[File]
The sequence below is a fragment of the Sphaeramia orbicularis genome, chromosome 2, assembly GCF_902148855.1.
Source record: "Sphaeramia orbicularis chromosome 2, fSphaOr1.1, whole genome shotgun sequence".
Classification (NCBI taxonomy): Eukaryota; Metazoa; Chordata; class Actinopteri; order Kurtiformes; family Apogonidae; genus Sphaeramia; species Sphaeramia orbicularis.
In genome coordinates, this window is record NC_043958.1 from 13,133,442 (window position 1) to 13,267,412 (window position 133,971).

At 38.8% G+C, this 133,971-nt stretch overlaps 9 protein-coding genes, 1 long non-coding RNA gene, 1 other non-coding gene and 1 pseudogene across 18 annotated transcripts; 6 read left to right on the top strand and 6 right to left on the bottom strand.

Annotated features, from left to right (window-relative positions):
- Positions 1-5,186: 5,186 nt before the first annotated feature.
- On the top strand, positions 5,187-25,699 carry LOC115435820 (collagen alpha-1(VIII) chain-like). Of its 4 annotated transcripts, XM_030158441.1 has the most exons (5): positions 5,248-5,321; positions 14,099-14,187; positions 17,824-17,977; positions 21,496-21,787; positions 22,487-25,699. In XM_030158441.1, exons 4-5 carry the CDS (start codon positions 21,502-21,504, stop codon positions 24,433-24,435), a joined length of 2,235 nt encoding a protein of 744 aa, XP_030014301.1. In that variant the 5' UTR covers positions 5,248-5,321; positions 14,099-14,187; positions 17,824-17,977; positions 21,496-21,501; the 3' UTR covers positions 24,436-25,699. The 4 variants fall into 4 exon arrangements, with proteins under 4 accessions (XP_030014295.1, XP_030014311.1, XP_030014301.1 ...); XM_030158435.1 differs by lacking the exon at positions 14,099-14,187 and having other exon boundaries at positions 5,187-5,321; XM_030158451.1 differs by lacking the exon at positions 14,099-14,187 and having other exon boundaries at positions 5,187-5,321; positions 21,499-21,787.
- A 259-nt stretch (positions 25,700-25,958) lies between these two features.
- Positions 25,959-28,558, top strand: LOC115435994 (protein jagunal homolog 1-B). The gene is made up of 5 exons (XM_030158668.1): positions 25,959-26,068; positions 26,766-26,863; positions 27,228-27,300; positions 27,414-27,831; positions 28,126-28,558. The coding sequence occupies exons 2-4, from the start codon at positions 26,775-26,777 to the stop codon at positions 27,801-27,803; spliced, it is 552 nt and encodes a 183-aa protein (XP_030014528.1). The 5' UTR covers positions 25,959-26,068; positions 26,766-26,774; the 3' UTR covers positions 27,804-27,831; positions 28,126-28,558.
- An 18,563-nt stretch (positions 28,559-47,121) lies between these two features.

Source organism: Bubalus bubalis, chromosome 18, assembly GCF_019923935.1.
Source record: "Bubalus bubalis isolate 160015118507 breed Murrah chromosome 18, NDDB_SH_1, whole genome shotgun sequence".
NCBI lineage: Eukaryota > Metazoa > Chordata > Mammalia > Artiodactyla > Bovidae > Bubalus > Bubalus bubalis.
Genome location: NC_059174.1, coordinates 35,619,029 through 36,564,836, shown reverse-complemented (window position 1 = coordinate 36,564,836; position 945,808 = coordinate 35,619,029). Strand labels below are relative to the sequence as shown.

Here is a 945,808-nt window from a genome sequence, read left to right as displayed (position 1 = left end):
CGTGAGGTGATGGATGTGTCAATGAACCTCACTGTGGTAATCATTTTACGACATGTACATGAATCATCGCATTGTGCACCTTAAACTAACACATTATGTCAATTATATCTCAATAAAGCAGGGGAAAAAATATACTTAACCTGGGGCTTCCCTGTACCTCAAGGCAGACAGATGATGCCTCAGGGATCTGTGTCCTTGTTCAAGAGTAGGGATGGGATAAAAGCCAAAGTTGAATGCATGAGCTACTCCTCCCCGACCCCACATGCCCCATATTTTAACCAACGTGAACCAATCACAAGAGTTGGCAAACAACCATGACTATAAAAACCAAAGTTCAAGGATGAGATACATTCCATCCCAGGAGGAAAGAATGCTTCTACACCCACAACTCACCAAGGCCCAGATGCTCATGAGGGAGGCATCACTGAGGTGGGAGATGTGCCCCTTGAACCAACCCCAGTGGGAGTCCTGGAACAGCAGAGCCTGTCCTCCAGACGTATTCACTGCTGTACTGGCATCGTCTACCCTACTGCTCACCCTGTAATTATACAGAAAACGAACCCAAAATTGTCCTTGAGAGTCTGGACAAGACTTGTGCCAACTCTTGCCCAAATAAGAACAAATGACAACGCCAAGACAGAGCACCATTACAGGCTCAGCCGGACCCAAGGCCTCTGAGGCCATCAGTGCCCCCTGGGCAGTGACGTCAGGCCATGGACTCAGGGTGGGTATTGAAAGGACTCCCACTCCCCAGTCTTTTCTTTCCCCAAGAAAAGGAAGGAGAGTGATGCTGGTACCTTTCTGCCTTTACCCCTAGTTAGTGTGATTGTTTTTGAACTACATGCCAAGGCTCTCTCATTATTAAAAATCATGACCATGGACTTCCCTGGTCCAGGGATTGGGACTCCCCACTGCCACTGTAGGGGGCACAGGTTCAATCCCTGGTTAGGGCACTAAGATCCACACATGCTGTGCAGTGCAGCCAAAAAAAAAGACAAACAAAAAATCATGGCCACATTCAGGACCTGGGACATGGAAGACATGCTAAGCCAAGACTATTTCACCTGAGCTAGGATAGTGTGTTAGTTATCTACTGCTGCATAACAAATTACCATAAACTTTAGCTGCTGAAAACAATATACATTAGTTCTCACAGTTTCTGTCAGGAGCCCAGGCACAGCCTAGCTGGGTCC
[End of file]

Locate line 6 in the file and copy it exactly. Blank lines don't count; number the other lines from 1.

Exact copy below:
Annotated features, from left to right (window-relative positions):